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The Court’s Ruling in Hedayati v. Interinsurance Exchange of the Automobile Club Serves as a Stark Reminder to Insurers and their Counsel to Promptly Review and Communicate All Policy Limits, Settlement Demands, and to Seek Summary Adjudication, in Addition to Summary Judgment, where Plaintiffs Identify Numerous Theories of Liability

Attorney: Helen M. Luetto, Marlene K. Flores | Published 10.28.21

The Court of Appeal has certified for publication its opinion in Hedayati v. Interinsurance Exchange of the Automobile Club reversing summary judgment granted in favor of an insurer in a $26 million bad faith claim leveled against it by the plaintiff as assignee of the insured’s bad faith claims. (Hedayati v. Interinsurance Exchange of the Automobile Club (2021) 67 Cal.App.5th 833, reh’g denied (Sept. 8, 2021), review filed (Sept. 17, 2021)[1].)

This case reconfirms an insurer’s burden of proof on summary judgement in a bad faith case, and in so doing, provides a warning and three important reminders to insurers and their counsel. First, the plaintiff made a policy limits demand where the insurer knew liability exposure in excess of the policy limit was all but certain, and this case confirms that failing to promptly settle such a matter within policy limits potentially exposes the insurer to a bad faith claim. Second, the appellate court found summary judgment to be inappropriate where the moving party does not refute each and every theory of liability set forth in the plaintiff’s complaint. Third, the court noted that issues of reasonableness are, fundamentally, questions of fact.

On October 1, 2012, the insured ran a red light, striking plaintiff Hedayati in a pedestrian crosswalk. Ms. Hedayati, who was taking a break from studying for her medical board examinations at the time of the incident, lost one leg, shattered the other, and was in a coma with numerous broken bones as a result of the accident.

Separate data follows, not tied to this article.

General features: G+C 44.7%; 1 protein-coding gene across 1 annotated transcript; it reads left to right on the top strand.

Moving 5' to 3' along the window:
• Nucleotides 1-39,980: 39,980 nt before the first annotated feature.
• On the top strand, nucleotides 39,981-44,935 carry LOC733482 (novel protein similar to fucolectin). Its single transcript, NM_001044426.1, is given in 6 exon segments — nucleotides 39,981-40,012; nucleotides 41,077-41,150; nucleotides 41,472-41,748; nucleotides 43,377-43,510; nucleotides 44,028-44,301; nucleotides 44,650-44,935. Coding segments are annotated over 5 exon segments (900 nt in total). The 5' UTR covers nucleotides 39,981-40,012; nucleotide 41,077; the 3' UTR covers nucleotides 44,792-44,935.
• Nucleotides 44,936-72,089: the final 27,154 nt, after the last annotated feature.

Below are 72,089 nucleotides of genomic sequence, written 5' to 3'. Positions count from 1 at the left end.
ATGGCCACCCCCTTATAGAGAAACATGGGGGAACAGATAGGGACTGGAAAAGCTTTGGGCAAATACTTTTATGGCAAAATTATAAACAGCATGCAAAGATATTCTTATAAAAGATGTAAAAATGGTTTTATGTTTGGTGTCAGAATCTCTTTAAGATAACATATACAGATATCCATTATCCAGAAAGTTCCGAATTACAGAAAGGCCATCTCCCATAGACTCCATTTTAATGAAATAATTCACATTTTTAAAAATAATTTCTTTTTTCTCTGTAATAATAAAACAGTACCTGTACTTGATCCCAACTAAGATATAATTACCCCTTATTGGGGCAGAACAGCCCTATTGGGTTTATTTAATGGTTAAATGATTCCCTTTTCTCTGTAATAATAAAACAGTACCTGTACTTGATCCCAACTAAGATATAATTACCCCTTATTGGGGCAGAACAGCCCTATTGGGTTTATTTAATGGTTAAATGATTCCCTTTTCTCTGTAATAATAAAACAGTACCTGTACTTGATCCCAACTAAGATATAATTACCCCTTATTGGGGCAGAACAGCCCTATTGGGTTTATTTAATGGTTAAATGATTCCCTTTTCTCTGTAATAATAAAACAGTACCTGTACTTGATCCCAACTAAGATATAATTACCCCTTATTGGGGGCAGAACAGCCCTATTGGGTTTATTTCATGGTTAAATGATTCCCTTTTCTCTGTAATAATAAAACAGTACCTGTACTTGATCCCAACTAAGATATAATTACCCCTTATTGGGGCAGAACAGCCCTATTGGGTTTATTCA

The insured reported the incident to his insurer, Interinsurance, the day after the incident, and Interinsurance interviewed him that same day. The insured admitted to having no other insurance, no job, less than $200,000 in assets, and that he was living with his parents at the time of the incident. He also gave express authority to release the policy limits so that Interinsurance could promptly resolve the claim. During this meeting, the insured also confessed to having run a red light, and the adjuster explained to him that there would likely be liability exposure in excess of policy limits ($25,000.00) based upon his speed and striking a pedestrian, even if only partial liability were ultimately attributed to him. An Interinsurance manager reviewing the claim afterward agreed, noting he also believed this to be an excess policy limits claim.

A couple weeks later, the plaintiff’s attorney repeatedly reached out to Interinsurance by phone and fax, seeking information about the insured’s policy limits. Despite having the insured’s authorization, Interinsurance did not disclose the information at that time, but contended that it did disclose thereafter; however, this was an issue in dispute in Interinsurance’s subsequent summary judgment motion.